This should be very dimly lit and the base covered with some kind of mesh of a large enough grade so that the eggs can fall through but small enough so that the adults cannot reach them. The widely available plastic ‘grass’-type matting can also be used and works well, as does a layer of glass marbles.

Alternatively filling much of the tank with a fine-leaved plant such as Taxiphyllum spp. or wool mops can also return decent results.

The water itself should be of slightly acidic to neutral pH with a temperature towards the upper end of the range suggested above, and an air-powered sponge filter or air stone(s) should also be included to provide oxygenation and water movement.

When the adults are well-conditioned and the females appear gravid one or two pairs should then be introduced.

If ready spawning usually taking place within 24 hours, with the female tending to appear noticeably slimmer after the event, and after 48 hours the adults should be removed whether this is observed or not.

Incubation is temperature-dependant to an extent but typically lasts 24-36 hours with the young free-swimming a few days later.

Initial food should be Paramecium or similar, introducing Artemia nauplii, microworm, powdered dry foods, etc., once the fry are large enough to accept them.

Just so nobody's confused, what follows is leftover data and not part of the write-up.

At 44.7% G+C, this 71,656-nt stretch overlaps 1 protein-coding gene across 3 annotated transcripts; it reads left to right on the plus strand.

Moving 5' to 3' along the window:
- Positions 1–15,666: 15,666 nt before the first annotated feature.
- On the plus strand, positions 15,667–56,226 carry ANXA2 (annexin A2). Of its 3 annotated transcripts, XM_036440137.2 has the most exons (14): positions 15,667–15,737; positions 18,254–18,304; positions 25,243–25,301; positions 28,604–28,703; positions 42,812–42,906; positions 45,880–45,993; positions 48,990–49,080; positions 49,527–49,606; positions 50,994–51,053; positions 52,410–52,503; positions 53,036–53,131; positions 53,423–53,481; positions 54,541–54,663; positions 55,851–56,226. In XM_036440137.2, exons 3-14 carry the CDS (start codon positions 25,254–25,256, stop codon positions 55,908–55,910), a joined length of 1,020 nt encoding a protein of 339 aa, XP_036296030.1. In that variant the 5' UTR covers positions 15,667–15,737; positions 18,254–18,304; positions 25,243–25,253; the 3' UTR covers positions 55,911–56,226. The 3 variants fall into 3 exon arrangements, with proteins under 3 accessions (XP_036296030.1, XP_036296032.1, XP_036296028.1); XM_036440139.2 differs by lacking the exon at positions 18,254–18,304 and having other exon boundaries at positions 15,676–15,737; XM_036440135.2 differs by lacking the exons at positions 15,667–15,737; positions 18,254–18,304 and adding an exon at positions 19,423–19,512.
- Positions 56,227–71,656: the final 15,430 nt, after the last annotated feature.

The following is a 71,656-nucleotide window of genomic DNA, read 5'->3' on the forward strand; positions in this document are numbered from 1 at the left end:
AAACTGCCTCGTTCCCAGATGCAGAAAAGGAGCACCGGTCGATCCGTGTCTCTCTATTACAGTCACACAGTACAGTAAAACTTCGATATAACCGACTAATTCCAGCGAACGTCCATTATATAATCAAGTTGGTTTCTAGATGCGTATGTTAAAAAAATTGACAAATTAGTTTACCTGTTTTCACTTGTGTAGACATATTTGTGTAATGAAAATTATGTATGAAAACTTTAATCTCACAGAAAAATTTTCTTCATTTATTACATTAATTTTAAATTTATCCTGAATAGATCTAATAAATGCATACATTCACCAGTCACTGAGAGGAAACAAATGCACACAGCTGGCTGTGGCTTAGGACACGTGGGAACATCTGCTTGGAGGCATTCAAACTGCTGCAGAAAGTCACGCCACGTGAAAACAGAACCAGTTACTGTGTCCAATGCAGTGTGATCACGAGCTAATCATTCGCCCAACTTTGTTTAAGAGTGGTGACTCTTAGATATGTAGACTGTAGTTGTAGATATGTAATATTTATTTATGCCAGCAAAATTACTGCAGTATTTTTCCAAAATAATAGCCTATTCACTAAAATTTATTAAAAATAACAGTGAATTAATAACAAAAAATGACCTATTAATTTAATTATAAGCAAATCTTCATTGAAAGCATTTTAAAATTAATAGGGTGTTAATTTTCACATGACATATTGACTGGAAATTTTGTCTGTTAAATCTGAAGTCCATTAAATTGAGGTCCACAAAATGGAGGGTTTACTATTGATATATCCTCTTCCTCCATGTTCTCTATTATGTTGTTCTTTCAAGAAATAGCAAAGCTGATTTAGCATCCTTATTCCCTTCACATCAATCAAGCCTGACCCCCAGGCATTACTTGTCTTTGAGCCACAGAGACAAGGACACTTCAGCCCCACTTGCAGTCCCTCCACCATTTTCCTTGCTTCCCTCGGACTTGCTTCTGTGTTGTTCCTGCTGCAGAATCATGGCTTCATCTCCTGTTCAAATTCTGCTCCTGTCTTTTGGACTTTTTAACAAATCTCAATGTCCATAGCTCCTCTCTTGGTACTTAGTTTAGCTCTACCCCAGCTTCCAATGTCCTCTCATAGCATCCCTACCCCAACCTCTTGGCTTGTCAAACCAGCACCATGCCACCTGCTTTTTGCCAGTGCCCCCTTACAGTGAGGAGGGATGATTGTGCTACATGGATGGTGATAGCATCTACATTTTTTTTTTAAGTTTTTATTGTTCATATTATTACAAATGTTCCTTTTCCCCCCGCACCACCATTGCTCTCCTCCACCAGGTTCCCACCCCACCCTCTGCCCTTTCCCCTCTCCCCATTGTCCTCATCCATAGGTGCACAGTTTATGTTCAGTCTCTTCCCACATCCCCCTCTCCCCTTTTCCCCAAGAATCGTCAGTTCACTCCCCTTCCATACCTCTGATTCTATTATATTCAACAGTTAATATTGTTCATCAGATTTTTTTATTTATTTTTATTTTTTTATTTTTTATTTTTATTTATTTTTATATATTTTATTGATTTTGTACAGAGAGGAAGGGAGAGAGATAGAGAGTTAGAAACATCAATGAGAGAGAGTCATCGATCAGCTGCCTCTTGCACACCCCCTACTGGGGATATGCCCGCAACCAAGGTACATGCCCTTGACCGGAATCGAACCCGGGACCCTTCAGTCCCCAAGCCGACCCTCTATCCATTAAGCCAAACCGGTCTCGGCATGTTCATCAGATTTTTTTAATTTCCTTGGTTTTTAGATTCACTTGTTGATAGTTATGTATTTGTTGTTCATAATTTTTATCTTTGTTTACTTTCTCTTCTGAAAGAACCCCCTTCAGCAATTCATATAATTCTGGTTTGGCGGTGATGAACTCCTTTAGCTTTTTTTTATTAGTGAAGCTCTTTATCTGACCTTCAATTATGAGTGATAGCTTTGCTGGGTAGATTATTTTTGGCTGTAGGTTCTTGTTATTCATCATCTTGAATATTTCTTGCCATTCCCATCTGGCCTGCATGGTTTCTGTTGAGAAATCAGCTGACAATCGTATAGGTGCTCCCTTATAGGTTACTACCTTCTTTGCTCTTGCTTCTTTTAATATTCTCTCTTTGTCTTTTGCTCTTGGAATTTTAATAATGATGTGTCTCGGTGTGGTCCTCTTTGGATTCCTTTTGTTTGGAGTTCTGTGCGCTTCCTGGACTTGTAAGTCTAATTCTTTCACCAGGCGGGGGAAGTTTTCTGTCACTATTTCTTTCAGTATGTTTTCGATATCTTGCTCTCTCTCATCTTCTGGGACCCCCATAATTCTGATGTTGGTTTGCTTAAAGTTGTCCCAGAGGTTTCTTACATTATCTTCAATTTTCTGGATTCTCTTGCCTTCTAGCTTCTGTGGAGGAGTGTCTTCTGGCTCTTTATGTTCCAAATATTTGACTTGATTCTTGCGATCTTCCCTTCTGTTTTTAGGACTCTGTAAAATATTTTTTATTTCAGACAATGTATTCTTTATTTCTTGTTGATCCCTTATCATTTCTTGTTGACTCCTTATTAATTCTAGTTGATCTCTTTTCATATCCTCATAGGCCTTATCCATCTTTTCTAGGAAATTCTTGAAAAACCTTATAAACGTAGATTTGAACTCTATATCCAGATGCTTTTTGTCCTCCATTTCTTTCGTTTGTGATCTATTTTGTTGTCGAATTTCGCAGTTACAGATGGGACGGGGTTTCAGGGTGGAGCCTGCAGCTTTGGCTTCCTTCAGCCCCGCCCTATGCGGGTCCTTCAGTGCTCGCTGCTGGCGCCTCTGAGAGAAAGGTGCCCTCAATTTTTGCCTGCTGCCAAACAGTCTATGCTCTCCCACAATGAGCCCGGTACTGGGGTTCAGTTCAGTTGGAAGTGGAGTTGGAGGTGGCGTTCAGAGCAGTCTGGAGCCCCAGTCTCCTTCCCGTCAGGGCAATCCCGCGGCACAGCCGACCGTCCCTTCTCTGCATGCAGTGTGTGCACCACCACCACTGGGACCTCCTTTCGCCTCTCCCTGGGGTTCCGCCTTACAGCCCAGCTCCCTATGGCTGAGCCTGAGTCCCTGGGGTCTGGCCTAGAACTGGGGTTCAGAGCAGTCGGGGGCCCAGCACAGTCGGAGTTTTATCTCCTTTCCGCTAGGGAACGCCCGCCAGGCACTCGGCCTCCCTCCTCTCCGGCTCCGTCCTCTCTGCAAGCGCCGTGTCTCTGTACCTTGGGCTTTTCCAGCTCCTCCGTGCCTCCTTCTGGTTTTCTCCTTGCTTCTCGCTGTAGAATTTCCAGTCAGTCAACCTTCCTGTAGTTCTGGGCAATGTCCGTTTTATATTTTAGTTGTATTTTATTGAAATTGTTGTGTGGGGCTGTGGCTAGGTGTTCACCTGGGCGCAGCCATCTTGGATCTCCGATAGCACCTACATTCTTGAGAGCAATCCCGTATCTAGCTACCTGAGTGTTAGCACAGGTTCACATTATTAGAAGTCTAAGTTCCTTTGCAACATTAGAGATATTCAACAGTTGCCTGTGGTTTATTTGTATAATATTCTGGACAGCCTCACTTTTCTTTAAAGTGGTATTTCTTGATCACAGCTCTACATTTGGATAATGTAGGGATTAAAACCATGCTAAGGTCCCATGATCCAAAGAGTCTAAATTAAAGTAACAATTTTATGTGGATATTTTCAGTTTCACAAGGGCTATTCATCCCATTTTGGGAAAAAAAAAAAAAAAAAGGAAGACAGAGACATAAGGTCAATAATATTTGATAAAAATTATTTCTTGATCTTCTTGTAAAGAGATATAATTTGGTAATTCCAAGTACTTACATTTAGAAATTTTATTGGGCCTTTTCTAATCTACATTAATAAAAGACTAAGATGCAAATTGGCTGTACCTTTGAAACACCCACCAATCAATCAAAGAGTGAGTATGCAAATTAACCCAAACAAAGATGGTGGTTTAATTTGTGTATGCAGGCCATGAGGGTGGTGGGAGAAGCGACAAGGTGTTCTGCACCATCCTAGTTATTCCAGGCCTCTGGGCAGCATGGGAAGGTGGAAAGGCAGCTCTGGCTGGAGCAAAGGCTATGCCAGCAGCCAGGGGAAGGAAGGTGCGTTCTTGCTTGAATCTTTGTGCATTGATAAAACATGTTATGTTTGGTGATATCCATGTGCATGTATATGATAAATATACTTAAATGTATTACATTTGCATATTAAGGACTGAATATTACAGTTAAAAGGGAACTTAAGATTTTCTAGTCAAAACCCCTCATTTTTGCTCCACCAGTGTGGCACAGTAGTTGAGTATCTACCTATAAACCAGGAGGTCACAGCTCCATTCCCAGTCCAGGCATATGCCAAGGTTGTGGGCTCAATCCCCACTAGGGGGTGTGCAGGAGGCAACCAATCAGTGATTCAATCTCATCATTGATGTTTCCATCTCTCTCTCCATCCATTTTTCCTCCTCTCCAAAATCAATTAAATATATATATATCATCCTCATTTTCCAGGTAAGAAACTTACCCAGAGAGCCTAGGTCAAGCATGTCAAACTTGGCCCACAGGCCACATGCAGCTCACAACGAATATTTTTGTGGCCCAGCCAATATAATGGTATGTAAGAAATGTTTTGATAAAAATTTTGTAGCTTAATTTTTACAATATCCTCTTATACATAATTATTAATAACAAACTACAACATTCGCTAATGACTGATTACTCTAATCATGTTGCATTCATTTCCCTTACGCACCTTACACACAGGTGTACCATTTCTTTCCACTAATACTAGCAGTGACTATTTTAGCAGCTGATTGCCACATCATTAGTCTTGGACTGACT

NotesTop ↑

This species is also traded as ‘tiger danio’.

It’s distinguished from similar-looking species by a combination of characters as follows: lateral line complete with 31-35 pored scales; presence of both rostral and maxillary barbels; flank markings comprising a series of vertical bars which become gradually deeper, then gradually shorter, with the most posterior the same depth as the P stripe (see below for definition); P stripe itself consisting of a series of contiguous blotches.

It is most easily confused with ‘I. shanensis and Devario interruptus, but in ‘I. shanensis the lateral line has 23-25 pored scales, only rudimentary maxillary barbels may be present, and the P stripe is uniformly-pigmented.